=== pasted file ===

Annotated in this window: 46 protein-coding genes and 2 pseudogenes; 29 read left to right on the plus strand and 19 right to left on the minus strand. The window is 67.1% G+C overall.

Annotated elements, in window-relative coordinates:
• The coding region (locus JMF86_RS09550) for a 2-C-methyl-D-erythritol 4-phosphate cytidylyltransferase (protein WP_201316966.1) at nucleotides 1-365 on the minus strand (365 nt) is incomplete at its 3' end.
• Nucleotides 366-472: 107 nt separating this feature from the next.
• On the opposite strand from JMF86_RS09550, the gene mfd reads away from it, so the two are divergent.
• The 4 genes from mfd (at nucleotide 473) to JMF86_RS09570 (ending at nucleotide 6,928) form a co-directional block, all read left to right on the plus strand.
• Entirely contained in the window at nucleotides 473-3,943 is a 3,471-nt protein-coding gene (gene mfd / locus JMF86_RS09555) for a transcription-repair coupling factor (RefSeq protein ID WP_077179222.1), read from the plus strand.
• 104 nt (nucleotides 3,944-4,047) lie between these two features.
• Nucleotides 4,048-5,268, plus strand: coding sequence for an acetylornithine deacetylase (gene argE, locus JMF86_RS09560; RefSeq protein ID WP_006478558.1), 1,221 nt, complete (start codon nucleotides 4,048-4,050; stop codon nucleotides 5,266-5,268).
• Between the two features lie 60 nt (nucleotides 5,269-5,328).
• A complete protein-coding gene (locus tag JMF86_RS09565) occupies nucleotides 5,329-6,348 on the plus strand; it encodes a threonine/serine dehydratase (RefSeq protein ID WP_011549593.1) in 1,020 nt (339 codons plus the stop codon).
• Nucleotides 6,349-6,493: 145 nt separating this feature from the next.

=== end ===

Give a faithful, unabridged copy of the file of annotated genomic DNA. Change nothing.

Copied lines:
Annotated in this window: 46 protein-coding genes and 2 pseudogenes; 29 read left to right on the plus strand and 19 right to left on the minus strand. The window is 67.1% G+C overall.

Annotated elements, in window-relative coordinates:
• The coding region (locus JMF86_RS09550) for a 2-C-methyl-D-erythritol 4-phosphate cytidylyltransferase (protein WP_201316966.1) at nucleotides 1-365 on the minus strand (365 nt) is incomplete at its 3' end.
• Nucleotides 366-472: 107 nt separating this feature from the next.
• On the opposite strand from JMF86_RS09550, the gene mfd reads away from it, so the two are divergent.
• The 4 genes from mfd (at nucleotide 473) to JMF86_RS09570 (ending at nucleotide 6,928) form a co-directional block, all read left to right on the plus strand.
• Entirely contained in the window at nucleotides 473-3,943 is a 3,471-nt protein-coding gene (gene mfd / locus JMF86_RS09555) for a transcription-repair coupling factor (RefSeq protein ID WP_077179222.1), read from the plus strand.
• 104 nt (nucleotides 3,944-4,047) lie between these two features.
• Nucleotides 4,048-5,268, plus strand: coding sequence for an acetylornithine deacetylase (gene argE, locus JMF86_RS09560; RefSeq protein ID WP_006478558.1), 1,221 nt, complete (start codon nucleotides 4,048-4,050; stop codon nucleotides 5,266-5,268).
• Between the two features lie 60 nt (nucleotides 5,269-5,328).
• A complete protein-coding gene (locus tag JMF86_RS09565) occupies nucleotides 5,329-6,348 on the plus strand; it encodes a threonine/serine dehydratase (RefSeq protein ID WP_011549593.1) in 1,020 nt (339 codons plus the stop codon).
• Nucleotides 6,349-6,493: 145 nt separating this feature from the next.